Timur Kernel on 2013 Nexus 7 WiFi (flo)

Background on Timur’s Kernel

I got fed up with having a pretty crummy head unit in my 2012 Audi TT RS (named Ignantt), and decided that it was time to take matters into my own hands. Part of doing a Nexus 7 head unit install in a vehicle involves powering the tablet up with a USB on-the-go (OTG) cable and being able to not only power the device but also plug in USB devices into the tablet to use. In order to get this working, everyone seems to be relying on this kernel from Timur. As per Timur’s site:

This feature allows you to connect one or more USB slave devices to your tablet and charge it at the same time. This allows you, say, to operate an external USB DAC without the tablet ever running out of power. To use this feature you will need an “OTG charging” – or a std. OTG adapter combined with a USB-Y cable.

Right-o. So yesterday evening after work I spent almost the entire night trying to get this going (aside from eating dinner and hitting the gym). I really feel that this should have been significantly easier for me, and when I reflect on how the whole thing went down, the actual process IS actually easy… It’s just that there are a few points where if you deviate slightly based on your device, EVERYTHING stops working. With that said:

This guide is for ASUS Google Nexus 7 Tablet (7-Inch, 16 GB, Black) 2013 Model only (Android 5.1.1 build LMY48G). It can be adapted to work with other models, I’m sure, but I plan to explicitly call out where my missteps where so that anyone with the exact same hardware as me can have a smoother ride. I also take ABSOLUTELY NO RESPONSIBILITY if you brick your device.

Step-by-Step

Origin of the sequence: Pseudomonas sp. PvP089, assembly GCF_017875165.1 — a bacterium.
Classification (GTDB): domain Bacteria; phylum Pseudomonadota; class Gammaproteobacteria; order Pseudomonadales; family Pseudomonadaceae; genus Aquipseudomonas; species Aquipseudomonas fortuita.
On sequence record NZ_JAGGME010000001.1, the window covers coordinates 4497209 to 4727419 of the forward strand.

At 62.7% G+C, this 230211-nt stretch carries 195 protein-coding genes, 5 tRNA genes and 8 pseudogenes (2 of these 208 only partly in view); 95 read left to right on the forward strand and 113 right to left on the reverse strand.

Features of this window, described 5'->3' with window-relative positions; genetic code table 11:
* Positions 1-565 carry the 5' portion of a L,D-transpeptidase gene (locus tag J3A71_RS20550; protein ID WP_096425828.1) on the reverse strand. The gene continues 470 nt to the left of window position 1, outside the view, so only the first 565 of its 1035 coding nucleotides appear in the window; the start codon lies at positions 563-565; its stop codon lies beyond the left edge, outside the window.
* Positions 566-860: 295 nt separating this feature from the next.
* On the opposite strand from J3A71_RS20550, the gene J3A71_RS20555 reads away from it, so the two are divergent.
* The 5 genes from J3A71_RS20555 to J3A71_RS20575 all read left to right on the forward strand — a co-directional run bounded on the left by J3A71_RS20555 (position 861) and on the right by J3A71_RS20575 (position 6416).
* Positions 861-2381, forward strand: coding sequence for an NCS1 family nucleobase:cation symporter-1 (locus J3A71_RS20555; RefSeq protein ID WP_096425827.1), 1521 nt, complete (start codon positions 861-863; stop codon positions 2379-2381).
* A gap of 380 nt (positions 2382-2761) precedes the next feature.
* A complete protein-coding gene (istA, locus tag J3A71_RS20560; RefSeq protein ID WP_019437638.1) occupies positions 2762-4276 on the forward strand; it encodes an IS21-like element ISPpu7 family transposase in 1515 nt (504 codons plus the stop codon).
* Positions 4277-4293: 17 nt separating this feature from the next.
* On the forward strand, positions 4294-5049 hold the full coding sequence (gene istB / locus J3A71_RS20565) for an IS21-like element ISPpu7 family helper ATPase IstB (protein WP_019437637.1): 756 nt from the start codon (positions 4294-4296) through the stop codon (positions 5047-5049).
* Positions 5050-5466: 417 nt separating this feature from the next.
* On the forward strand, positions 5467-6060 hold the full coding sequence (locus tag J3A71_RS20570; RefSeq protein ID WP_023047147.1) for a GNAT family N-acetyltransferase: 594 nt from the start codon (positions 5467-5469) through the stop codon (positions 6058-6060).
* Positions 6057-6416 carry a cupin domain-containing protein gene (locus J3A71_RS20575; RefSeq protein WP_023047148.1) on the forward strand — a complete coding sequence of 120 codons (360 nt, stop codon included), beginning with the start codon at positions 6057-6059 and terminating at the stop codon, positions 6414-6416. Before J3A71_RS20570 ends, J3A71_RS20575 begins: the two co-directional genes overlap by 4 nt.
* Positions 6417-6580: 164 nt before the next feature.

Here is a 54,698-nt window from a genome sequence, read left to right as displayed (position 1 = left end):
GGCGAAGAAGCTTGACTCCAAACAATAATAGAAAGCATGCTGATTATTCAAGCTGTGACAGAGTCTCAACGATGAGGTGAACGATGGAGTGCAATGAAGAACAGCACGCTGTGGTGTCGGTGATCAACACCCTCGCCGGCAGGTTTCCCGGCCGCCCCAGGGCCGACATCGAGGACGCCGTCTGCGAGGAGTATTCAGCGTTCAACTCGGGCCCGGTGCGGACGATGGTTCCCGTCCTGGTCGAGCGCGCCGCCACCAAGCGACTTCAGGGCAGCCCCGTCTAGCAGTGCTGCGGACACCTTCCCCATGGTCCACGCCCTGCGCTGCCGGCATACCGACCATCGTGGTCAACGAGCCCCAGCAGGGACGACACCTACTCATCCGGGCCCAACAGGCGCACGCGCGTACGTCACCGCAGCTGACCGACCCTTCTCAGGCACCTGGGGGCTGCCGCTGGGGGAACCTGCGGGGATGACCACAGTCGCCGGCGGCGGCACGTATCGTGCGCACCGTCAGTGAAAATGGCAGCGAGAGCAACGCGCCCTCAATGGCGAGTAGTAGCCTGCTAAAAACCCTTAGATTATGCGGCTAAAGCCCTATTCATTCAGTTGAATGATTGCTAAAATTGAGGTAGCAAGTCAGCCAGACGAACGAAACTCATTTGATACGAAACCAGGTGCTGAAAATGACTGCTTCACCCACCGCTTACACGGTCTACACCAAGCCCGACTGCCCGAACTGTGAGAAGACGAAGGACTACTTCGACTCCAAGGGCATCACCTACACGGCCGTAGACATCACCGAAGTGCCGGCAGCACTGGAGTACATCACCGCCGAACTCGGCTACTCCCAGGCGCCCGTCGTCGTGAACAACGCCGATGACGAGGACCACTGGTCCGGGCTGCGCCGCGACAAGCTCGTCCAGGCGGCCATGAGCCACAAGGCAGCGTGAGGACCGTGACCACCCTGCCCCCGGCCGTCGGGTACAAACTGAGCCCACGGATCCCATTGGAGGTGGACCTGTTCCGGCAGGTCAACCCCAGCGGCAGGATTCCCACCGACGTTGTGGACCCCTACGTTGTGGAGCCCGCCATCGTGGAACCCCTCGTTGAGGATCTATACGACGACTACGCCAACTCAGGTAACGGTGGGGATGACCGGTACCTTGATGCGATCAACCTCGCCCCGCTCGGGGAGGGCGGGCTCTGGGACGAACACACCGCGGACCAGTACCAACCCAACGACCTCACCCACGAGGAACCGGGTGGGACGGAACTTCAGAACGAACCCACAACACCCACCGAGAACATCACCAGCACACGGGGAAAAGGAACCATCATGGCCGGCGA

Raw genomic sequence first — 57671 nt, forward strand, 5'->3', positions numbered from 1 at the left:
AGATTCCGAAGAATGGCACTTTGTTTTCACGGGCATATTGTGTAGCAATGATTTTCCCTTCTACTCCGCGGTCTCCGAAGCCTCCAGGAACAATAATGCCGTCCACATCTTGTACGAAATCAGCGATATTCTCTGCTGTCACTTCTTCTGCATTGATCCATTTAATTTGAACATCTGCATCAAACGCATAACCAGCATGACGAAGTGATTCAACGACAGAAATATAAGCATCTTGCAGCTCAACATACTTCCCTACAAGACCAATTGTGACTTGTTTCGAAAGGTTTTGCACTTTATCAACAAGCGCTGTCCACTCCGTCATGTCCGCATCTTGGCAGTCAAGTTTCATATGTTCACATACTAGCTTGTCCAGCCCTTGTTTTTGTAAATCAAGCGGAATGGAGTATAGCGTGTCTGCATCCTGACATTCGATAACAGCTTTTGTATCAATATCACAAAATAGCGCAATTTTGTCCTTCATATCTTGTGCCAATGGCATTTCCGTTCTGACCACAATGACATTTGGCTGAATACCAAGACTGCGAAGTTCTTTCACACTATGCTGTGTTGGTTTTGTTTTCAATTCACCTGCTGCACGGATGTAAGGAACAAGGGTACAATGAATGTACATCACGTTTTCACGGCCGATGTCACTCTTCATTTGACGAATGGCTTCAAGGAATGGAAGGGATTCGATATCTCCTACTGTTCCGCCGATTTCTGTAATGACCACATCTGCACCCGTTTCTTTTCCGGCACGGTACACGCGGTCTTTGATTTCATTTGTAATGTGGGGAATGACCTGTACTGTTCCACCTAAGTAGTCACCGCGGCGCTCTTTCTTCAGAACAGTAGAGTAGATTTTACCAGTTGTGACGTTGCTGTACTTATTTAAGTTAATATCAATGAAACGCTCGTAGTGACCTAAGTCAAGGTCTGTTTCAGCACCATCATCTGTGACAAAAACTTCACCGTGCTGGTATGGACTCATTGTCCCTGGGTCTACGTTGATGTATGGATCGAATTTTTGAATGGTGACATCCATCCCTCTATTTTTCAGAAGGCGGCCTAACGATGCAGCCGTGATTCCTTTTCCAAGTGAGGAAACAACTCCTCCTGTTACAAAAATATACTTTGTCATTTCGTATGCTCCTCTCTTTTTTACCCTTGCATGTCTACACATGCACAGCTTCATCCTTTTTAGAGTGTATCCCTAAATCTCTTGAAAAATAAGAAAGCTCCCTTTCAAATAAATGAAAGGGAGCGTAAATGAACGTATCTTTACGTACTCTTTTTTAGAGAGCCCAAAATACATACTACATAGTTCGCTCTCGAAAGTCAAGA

1. Make a folder somewhere on your computer (like your desktop) that you are going to put all of your downloads into.
  2. Make sure you have ADB and FastBoot on your path, OR you put all of the necessary files to run ADB and FastBoot from a command prompt into the folder you made in step 1.
  3. You’re going to need to unlock your bootloader if you haven’t already. Unlocking your bootloader WILL erase your device. Follow the steps outlined here. In short, these steps are:
    1. Enable USB debugging on the device
    2. Open a command prompt in your folder from step 1
    3. Type: adb reboot bootloader
    4. Press enter to execute the command
    5. Wait for the device to boot into the bootloader…
    6. Type: fastboot oem unlock
    7. Press enter to execute the command
    8. Use the volume buttons on the device to change selection to Yes
    9. Use the power button on the device to select Yes
    10. Unlocked!
  4. You’re going to need to flash a new stock ROM to your device. Timur doesn’t call out LMY48G as supported in his instructions, but LMY48T is!) so go to Factory Images for Nexus Devices and download the image for 5.1.1 (LMY48T).
  5. Extract the contents of the LMY48T tar.gz file into your folder from step 1.
  6. Run the flash-all.bat file that was extracted from the LMY48T download. When this completes successfully, you will have a phone in a brand new state…
    1. Follow all the instructions on the device to get set up again with your new factory ROM
    2. Go to “About tablet” in settings and check that build number is now LMY48T… If it’s not, then DO NOT CONTINUE. You’ll need to get LMY48T before continuing with these steps.
    3. Follow all the steps again to get USB debugging available again
  7. You’re going to need to flash a recovery onto your device next. I used TWRP for this. HOWEVER, not just any TWRP worked for me. I needed to use the “multirom” version of TWRP (specifically, I used TWRP_multirom_flo_20150328).